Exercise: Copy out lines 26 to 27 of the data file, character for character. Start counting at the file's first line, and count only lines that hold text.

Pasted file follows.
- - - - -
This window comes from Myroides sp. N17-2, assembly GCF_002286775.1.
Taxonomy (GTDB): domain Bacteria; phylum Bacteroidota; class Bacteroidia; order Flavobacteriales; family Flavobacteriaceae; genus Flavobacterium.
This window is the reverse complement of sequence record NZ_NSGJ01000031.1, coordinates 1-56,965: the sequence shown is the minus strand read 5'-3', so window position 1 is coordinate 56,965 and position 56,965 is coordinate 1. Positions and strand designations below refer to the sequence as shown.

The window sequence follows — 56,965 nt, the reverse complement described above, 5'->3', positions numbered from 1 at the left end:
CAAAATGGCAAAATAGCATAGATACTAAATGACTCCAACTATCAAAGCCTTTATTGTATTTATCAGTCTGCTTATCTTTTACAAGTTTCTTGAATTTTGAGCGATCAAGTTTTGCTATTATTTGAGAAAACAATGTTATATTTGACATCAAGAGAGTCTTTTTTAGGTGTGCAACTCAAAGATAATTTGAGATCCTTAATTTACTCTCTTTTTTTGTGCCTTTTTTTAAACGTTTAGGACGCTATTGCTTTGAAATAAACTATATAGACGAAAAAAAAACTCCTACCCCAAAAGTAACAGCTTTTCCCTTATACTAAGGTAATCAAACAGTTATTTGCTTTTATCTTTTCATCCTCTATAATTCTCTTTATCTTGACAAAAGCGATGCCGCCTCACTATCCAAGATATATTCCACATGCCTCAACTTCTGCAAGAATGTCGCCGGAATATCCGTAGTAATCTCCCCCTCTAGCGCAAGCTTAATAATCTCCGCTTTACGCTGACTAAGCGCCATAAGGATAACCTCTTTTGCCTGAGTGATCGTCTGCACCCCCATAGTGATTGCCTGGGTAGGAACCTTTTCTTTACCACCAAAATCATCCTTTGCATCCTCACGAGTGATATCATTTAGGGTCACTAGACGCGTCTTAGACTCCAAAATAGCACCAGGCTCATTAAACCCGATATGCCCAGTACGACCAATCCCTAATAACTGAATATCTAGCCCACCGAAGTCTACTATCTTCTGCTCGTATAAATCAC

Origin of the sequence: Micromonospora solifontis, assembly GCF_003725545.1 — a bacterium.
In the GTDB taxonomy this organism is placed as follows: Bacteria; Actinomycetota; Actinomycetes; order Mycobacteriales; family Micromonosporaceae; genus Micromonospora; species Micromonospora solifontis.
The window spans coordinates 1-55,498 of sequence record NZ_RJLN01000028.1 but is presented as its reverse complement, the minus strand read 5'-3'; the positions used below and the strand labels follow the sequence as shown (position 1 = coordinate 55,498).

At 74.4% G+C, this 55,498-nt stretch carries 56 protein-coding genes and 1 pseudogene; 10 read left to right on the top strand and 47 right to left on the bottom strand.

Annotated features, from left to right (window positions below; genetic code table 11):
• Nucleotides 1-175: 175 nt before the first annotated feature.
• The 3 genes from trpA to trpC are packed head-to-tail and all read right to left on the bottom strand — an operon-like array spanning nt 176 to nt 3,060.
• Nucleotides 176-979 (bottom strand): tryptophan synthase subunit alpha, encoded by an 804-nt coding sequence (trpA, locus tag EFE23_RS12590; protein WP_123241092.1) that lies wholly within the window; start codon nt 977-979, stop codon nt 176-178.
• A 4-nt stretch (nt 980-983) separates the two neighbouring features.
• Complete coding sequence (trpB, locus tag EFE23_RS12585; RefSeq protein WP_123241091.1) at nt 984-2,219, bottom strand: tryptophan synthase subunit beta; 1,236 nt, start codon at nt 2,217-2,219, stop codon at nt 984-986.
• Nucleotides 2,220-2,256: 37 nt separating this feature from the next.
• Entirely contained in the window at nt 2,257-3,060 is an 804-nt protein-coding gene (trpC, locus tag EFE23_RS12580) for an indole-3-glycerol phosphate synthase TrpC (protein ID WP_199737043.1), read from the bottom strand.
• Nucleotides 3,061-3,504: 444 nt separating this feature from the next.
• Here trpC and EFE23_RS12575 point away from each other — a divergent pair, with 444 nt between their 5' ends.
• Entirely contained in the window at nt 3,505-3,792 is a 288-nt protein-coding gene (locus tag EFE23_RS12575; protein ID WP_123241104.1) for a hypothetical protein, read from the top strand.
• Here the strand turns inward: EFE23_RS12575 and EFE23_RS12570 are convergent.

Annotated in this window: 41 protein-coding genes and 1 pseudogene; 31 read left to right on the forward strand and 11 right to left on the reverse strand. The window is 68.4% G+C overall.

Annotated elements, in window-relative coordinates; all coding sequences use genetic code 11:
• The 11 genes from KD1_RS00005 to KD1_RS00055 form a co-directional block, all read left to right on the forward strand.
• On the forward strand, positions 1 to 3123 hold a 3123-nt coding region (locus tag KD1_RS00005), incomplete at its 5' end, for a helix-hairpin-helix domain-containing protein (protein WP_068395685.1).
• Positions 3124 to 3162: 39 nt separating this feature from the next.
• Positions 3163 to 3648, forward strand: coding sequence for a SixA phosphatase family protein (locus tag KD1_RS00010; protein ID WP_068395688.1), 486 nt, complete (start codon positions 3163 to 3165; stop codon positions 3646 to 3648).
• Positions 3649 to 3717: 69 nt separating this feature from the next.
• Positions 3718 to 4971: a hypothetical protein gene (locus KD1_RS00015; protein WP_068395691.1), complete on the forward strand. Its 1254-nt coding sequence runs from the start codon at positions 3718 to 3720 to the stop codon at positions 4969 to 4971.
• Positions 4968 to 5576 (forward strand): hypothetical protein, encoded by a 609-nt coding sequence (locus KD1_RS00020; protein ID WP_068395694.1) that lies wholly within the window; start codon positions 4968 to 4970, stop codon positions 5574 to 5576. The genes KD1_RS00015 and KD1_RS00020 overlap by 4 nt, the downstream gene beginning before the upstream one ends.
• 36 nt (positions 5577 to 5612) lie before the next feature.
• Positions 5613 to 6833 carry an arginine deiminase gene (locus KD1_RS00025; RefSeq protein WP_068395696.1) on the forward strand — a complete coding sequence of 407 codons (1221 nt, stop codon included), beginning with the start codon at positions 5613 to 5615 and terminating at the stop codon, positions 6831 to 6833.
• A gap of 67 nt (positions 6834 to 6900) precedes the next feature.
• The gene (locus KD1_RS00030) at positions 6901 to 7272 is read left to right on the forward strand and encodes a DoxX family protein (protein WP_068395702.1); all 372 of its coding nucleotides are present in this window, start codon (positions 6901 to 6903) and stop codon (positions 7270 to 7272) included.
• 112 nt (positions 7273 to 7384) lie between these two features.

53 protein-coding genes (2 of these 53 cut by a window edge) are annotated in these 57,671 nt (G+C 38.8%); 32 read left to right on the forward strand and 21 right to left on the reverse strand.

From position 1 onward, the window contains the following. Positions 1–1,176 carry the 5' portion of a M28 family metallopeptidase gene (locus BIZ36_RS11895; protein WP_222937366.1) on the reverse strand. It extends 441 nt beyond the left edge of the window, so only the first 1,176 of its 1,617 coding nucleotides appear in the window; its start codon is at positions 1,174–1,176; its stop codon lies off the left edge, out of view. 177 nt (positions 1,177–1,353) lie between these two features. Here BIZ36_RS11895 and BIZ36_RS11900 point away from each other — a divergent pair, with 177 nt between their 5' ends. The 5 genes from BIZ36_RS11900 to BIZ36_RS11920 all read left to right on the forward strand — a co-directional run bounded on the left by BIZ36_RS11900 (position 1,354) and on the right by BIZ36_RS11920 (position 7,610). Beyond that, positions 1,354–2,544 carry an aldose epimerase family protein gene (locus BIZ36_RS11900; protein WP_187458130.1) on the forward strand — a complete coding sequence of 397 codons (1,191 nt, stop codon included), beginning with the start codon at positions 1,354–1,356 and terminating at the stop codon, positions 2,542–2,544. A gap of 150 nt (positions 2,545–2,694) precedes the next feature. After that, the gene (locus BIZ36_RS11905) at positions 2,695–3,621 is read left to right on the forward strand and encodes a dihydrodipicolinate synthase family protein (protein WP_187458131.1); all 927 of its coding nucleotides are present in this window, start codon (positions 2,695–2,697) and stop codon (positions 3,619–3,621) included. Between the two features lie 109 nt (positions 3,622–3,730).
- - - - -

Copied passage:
• Positions 3124 to 3162: 39 nt separating this feature from the next.
• Positions 3163 to 3648, forward strand: coding sequence for a SixA phosphatase family protein (locus tag KD1_RS00010; protein ID WP_068395688.1), 486 nt, complete (start codon positions 3163 to 3165; stop codon positions 3646 to 3648).